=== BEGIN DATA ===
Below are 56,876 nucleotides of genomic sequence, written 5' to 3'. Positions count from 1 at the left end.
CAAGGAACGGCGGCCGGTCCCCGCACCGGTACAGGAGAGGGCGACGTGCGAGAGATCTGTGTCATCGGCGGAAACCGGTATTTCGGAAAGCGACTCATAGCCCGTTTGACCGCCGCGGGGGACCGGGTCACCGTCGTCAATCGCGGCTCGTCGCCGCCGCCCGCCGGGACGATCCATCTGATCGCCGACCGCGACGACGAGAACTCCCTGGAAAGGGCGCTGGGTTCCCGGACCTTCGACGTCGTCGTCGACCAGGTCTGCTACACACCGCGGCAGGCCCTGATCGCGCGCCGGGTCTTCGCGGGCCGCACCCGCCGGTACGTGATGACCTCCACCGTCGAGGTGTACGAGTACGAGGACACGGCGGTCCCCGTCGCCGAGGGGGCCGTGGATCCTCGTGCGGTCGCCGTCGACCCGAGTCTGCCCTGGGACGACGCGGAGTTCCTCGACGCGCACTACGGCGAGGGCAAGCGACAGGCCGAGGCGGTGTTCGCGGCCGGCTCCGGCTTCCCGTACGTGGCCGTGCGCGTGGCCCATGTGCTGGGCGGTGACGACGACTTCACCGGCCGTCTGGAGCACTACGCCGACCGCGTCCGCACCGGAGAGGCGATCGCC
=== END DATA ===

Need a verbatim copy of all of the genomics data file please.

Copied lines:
Below are 56,876 nucleotides of genomic sequence, written 5' to 3'. Positions count from 1 at the left end.
CAAGGAACGGCGGCCGGTCCCCGCACCGGTACAGGAGAGGGCGACGTGCGAGAGATCTGTGTCATCGGCGGAAACCGGTATTTCGGAAAGCGACTCATAGCCCGTTTGACCGCCGCGGGGGACCGGGTCACCGTCGTCAATCGCGGCTCGTCGCCGCCGCCCGCCGGGACGATCCATCTGATCGCCGACCGCGACGACGAGAACTCCCTGGAAAGGGCGCTGGGTTCCCGGACCTTCGACGTCGTCGTCGACCAGGTCTGCTACACACCGCGGCAGGCCCTGATCGCGCGCCGGGTCTTCGCGGGCCGCACCCGCCGGTACGTGATGACCTCCACCGTCGAGGTGTACGAGTACGAGGACACGGCGGTCCCCGTCGCCGAGGGGGCCGTGGATCCTCGTGCGGTCGCCGTCGACCCGAGTCTGCCCTGGGACGACGCGGAGTTCCTCGACGCGCACTACGGCGAGGGCAAGCGACAGGCCGAGGCGGTGTTCGCGGCCGGCTCCGGCTTCCCGTACGTGGCCGTGCGCGTGGCCCATGTGCTGGGCGGTGACGACGACTTCACCGGCCGTCTGGAGCACTACGCCGACCGCGTCCGCACCGGAGAGGCGATCGCC